WoundReference improves clinical decisions
 Choose the role that best describes you
WoundReference logo

HBOT for Diabetic Foot Ulcer - An Overview

HBOT for Diabetic Foot Ulcer - An Overview

HBOT for Diabetic Foot Ulcer - An Overview


This topic is part of a series for clinicians who are considering referring patients to a hyperbaric oxygen therapy (HBOT) center for treatment consideration. It provides an overview on adjunctive HBOT for diabetic foot ulcers. A printable PDF that can be customized with the facility contact information is included.

What is Hyperbaric Oxygen Therapy?

The Undersea and Hyperbaric Medical Society defines hyperbaric oxygen therapy as an intervention in which an individual breathes 100% oxygen intermittently while inside a hyperbaric chamber that is pressurized to greater than sea level pressure (1 atmosphere absolute, or ATA). For clinical purposes, the pressure must equal or exceed 1.4 ATA while breathing near 100% oxygen. 

How the Intervention Works

The air we breathe has approximately 21% oxygen at 14.7 pounds of pressure per square inch (psi) when measured at sea level. In the hyperbaric chamber, the atmospheric pressure can be increased to as much as 3 times normal (about 44.1 psi), with the patient breathing 100% oxygen. This increases the amount of oxygen in the blood plasma to many times its normal levels. Higher oxygen levels are delivered to end organ tissues throughout the body.

Rationale for Treatment

Patients with diabetes are at high risk for developing foot ulcers due to neuropathy and peripheral arterial occlusive disease. The pathophysiology of diabetic foot ulcers include progressive development of a sensory, motor, and autonomic neuropathy leading to loss of protective sensation, deformity causing increased plantar foot pressure, and alterations in autoregulation of dermal blood flow. Diabetes causes advanced peripheral vascular disease generally at the trifurcation level just below the knee.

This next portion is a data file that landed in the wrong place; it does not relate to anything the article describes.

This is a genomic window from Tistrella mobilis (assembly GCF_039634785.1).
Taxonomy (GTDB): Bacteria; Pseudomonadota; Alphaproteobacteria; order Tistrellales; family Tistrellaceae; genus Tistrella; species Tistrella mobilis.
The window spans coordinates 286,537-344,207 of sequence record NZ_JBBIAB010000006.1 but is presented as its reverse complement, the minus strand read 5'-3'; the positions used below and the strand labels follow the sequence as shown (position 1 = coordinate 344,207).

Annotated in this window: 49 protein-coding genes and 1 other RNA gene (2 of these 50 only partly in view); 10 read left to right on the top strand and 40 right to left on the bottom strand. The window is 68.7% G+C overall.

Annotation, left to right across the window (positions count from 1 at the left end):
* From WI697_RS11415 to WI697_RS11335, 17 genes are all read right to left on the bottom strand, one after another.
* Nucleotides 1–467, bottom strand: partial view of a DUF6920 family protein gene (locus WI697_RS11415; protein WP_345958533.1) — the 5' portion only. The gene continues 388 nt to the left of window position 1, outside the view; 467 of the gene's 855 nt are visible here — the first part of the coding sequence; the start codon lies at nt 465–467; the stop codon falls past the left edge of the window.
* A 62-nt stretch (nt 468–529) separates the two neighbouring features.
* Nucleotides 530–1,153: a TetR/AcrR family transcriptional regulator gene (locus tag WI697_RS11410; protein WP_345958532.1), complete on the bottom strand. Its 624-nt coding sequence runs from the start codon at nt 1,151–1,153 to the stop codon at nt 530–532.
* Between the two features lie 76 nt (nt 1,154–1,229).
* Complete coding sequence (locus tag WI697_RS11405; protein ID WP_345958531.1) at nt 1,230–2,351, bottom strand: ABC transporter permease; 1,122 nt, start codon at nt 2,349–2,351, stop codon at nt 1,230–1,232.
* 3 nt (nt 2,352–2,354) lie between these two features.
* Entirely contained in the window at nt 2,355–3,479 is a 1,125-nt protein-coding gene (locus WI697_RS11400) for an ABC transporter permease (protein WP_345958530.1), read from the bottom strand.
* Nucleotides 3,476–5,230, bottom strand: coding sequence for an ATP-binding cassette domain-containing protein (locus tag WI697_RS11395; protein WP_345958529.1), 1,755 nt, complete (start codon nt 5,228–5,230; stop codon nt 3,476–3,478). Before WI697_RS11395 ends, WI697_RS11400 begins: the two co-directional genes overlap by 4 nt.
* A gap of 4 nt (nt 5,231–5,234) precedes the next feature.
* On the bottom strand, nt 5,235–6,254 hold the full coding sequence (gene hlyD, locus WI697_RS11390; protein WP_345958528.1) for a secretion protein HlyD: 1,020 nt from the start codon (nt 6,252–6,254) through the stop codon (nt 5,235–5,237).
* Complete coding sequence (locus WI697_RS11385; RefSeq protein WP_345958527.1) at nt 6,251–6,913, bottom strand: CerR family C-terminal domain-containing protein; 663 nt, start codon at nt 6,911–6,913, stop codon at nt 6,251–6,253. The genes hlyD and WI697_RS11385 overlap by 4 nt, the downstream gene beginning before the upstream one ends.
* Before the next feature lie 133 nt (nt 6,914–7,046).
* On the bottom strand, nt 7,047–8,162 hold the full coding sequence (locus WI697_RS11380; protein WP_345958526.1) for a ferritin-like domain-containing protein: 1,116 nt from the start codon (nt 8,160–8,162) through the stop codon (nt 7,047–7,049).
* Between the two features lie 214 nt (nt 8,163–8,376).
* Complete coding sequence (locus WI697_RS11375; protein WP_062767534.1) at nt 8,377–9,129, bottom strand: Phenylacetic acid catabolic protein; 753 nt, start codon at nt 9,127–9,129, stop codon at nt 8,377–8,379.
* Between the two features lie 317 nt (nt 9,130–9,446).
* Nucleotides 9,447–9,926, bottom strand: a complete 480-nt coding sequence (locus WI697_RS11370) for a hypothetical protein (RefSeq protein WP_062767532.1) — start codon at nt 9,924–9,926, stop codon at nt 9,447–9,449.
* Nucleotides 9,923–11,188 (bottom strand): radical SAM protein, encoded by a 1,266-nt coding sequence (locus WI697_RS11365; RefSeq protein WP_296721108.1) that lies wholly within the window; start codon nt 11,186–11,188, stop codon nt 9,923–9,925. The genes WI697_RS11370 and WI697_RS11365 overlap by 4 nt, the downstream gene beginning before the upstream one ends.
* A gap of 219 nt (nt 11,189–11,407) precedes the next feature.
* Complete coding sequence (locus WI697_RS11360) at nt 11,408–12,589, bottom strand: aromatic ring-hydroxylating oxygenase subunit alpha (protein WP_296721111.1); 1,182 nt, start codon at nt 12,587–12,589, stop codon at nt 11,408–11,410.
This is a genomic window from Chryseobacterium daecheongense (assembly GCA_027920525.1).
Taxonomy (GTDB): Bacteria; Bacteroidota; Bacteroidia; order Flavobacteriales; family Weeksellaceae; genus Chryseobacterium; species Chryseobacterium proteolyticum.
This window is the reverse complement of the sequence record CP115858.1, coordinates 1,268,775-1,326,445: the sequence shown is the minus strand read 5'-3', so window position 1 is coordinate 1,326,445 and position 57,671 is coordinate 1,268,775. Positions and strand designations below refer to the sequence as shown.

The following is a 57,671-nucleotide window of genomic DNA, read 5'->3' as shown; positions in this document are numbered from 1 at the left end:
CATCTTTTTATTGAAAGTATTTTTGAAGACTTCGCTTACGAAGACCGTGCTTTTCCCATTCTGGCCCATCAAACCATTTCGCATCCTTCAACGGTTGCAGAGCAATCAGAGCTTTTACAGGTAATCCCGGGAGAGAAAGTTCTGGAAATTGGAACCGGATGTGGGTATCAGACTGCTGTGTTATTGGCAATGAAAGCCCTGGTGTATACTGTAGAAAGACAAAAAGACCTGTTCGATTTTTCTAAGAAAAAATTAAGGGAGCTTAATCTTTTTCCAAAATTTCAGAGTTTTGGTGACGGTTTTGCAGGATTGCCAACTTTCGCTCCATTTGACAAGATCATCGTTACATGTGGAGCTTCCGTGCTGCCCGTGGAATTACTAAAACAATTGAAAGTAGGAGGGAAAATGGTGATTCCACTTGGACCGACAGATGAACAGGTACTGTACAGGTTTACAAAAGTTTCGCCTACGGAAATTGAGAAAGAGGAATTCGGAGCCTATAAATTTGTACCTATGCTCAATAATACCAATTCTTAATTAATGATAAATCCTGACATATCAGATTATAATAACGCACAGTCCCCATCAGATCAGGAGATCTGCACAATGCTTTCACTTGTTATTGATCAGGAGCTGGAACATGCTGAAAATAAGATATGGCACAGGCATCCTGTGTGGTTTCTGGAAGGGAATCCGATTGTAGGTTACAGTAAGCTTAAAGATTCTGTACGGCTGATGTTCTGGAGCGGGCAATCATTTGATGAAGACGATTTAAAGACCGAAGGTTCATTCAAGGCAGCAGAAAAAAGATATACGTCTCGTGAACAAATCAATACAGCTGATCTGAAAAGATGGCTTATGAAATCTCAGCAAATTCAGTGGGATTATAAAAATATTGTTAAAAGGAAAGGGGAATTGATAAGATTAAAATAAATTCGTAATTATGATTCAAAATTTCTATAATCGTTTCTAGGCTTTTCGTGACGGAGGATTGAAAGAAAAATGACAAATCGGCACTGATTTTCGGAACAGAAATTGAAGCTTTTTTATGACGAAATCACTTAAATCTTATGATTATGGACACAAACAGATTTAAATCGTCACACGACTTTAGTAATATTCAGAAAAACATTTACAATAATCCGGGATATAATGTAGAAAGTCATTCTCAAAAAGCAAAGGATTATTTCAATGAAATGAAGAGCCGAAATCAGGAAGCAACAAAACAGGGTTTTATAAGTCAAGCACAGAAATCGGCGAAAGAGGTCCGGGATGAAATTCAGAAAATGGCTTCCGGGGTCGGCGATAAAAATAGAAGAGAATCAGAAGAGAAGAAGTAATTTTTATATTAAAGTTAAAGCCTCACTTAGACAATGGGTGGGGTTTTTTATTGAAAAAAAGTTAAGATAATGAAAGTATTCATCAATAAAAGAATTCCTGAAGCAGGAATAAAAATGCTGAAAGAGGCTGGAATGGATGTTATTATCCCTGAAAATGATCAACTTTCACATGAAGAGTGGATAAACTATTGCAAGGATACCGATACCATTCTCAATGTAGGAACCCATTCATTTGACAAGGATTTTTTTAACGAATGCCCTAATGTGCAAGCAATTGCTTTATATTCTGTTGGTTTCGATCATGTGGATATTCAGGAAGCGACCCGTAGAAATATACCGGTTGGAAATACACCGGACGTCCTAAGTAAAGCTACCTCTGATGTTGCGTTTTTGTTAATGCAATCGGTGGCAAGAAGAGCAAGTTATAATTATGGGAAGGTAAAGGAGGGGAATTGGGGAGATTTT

Despite standard wound care, these foot ulcerations can progress and are associated with cellulitis, deep tissue necrosis, abscess formation, and the development of osteomyelitis. This type of ulcer is a Wagner grade III ulcer, an equivalent of the University of Texas IIB, IID, IIIB, or IIID ulcers. Progression to frank distal foot gangrene (Wagner grade IV) or gangrene involving the whole foot (Wagner grade V) can occur. 

HBOT Benefits

  • Reducing inflammatory and enhancing repair functions of neutrophils, fibroblasts, macrophages and osteoclasts
  • Encouraging collagen formation and deposition
  • Angiogenesis
  • Resistance to infection
  • Intracellular leukocyte bacterial killing

Hyperbaric Criteria for Treatment

  • The patient has type 1 or 2 diabetes and a lower extremity ulcer due to diabetes
  • The ulcer is a Wagner grade III plantar diabetic foot ulcer or higher
  • The patient has failed a 30-day standard wound therapy regimen that included assessment and attempts to correct vascular abnormalities, optimizing diabetes control, nutrition, debridement, moist wound dressing, off-loading, and treatment of underlying infection. 

Treatment Course

  • Hyperbaric oxygen therapy at 2.0 to 2.4 ATA for 90 minutes of oxygen breathing (Table 1 or Table 3). Initiate "air breaks" if treating at pressures >2.0 ATA
  • HBOT sessions may be provided on a daily basis 5-7 times per week or twice daily in patients with serious infections requiring hospitalization for intravenous antibiotics, aggressive surgical intervention, and better diabetes control. 
  • 20-40 HBO sessions will be required to achieve sustained therapeutic benefit.
Official reprint from WoundReference® woundreference.com ©2024 Wound Reference, Inc. All Rights Reserved
Use of WoundReference is subject to the Subscription and License Agreement. ​
NOTE: This is a controlled document. This document is not a substitute for proper training, experience, and exercising of professional judgment. While every effort has been made to ensure the accuracy of the contents, neither the authors nor the Wound Reference, Inc. give any guarantee as to the accuracy of the information contained in them nor accept any liability, with respect to loss, damage, injury or expense arising from any such errors or omissions in the contents of the work.


  1. Mize J, Hamm T, Orr S, Song E, (2020) et al. Diabetic Foot Ulcer - Hyperbaric Oxygen Therapy In Worth E, (Eds.). 2020;.
Topic 1526 Version 1.0